The number of such state rituals continues to grow in part due to an increasing number of cultural facilities that are contributing to the spread of the cult around Nasser.

In 2018, for example, to mark what would have been his hundredth birthday, two more institutions named after him were opened: a small museum with a library in Nasser's birth house in Alexandria and a house of culture in the village of Bani Mar near the city of Asyut in central Egypt.

The latter is only related indirectly to the former president, however; it is the birthplace of his father. This is only logical, though, when now even Nasser's grandson Gamal Khaled Abdel is basking in the limelight of the Egyptian public.

For the anniversary of his grandfather's death last September, he published a book of the Egyptian president's most important writings, including his memoirs from the Arab-Israeli War of 1948 and his revolutionary manifesto from 1954.

Rediscovery of the would-be literary figure

With the publication of this book, which Gamal Khaled wrote the introduction for and has been promoting on reading tours around Egypt and other Arab countries for several months, the grandson has joined the ranks of Egyptian publicists and journalists practicing a sort of Nasser hagiography.

This also includes his re-discovery as a would-be writer. An essay has been dug up entitled "On the Road to Freedom", written by Nasser when he was in secondary school, in which he talks about the Battle of Rashid in 1807, when the Egyptians tried to fight off a British invasion.

While the man who would one day be president never finished his essay, his court propagandists liked to draw on this story when they tried after the Suez War in 1956 to present the president as the victor over Israel and its British and French allies.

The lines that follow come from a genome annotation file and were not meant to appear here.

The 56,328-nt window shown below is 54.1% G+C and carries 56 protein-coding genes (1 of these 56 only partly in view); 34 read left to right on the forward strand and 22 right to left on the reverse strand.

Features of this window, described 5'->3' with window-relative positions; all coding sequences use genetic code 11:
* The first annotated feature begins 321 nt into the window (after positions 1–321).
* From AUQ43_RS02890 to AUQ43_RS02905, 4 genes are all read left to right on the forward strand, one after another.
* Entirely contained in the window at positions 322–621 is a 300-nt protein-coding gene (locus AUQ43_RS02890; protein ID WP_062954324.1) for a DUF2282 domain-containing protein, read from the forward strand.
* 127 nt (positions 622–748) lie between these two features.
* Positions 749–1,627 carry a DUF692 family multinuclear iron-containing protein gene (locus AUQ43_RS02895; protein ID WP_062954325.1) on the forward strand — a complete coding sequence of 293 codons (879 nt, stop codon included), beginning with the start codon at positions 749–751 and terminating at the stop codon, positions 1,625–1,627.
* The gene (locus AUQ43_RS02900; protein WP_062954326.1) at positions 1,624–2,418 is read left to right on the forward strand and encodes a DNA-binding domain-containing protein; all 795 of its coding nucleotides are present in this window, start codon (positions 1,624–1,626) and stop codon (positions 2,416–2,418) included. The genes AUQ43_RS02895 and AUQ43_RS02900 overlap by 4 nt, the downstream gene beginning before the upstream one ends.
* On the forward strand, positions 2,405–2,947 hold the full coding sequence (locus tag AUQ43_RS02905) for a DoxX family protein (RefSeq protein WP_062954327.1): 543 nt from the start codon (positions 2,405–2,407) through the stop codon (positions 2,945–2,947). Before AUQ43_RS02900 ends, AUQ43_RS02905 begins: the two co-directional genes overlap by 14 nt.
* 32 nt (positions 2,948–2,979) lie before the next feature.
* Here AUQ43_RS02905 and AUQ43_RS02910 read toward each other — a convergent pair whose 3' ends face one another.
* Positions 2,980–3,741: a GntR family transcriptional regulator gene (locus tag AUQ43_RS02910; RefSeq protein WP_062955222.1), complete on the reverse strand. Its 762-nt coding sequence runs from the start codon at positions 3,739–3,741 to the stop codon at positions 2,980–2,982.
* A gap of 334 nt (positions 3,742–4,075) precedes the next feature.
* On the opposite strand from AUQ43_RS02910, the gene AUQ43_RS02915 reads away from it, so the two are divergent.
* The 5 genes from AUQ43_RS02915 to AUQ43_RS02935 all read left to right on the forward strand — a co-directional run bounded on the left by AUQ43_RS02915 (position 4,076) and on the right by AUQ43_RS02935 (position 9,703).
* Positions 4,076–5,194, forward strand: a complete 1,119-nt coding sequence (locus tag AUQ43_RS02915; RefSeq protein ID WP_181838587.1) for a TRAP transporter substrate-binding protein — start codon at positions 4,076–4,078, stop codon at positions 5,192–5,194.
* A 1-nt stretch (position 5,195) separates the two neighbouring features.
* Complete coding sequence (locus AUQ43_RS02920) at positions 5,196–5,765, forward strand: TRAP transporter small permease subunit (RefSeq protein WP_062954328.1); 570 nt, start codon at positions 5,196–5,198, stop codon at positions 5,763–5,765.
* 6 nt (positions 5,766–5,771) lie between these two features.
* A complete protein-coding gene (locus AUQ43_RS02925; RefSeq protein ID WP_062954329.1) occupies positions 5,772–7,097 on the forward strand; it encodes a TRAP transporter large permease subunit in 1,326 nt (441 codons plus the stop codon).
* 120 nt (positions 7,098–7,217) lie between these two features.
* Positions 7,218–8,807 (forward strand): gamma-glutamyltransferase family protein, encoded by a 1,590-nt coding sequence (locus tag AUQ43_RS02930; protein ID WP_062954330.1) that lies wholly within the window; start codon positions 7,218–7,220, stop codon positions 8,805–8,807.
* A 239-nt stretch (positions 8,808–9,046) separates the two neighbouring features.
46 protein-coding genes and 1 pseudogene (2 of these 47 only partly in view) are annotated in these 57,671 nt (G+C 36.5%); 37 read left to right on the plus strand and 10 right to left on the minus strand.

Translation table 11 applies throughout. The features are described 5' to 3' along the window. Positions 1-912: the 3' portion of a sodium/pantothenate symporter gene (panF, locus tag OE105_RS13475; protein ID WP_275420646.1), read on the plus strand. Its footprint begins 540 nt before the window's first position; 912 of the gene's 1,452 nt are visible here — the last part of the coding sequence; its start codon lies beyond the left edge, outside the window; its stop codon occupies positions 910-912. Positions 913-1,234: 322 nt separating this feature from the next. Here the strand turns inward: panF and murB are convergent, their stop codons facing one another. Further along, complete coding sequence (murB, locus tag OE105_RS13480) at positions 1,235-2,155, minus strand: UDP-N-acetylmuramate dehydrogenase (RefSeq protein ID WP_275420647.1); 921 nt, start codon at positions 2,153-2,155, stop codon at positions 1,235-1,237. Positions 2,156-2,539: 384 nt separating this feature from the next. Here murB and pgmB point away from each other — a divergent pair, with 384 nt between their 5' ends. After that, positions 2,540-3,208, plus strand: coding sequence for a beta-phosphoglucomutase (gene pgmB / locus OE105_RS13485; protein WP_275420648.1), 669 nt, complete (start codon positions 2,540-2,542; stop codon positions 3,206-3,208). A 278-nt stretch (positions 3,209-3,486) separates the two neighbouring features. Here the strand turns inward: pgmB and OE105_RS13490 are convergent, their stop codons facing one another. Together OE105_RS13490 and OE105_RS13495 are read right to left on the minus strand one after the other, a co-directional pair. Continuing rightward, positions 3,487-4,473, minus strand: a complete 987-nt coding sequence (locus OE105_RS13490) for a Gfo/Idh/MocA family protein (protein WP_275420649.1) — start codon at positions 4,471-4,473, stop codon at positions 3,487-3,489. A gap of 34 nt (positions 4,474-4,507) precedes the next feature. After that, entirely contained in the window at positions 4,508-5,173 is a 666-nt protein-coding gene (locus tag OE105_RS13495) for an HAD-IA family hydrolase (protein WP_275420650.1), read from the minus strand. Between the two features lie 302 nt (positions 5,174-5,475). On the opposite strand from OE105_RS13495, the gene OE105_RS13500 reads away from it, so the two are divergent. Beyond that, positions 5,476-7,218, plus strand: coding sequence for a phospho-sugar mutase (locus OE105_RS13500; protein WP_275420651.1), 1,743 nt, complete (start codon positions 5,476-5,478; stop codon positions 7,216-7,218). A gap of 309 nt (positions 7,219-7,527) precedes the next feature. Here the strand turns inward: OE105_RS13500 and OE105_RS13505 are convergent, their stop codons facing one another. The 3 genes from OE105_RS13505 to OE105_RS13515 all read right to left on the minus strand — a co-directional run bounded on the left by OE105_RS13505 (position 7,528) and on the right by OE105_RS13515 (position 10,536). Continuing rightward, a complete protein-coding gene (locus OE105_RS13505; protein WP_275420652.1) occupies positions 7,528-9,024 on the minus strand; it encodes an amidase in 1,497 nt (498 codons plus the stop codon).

Egyptʹs President Abdul Fattah al-Sisi (photo: Reuters)
The glory of bygone days: "Egyptian President Abdul Fattah al-Sisi considers himself a great reformer and a significant number of Egyptians even regard him as a bringer of salvation. This image, which is in part a result of the government's increasingly stringent control of the media, is further amplified by the comparison commonly drawn between Sisi and the legendary Egyptian President Gamal Abdel Nasser," writes Joseph Croitoru

In 1958, the Egyptian Ministry of Culture announced a competition for writers to finish Nasser's essay. Three authors close to the regime were honoured for their submitted works. After Nasser's death in the early seventies, one of these works even became part of the national school syllabus.

The decline of pan-Arabism and the rise of Islamism

It is somewhat ironic that prominent defectors from the Islamist Muslim Brotherhood who have now joined the choir of those singing Nasser's praises castigate the Brotherhood for remaining hostile towards him. After all, Nasser's power fantasies are known to be partially responsible for Egypt's devastating defeat in the 1967 war against Israel, which marked the decline of pan-Arabism and heralded the rise of Islamism.

Such correlations, however, are glossed over by today's Nasser cult, which also means that whenever his mythology is challenged in Egypt, the Muslim Brotherhood is blamed. For example, the Mauritanian government's recent decision to rename Nasser Street in the capital Nouakchott the "Street of National Unity" caused an uproar in Egypt.

Prior to this, the renaming of a Nasser School in the Libyan capital of Tripoli after an Islamist militia active there had already led to such fervent protest in the Arab media that the Libyan Minister of Education was forced to reverse the decision.

Joseph Croitoru

© 2019

Translated from the German by Jennifer Taylor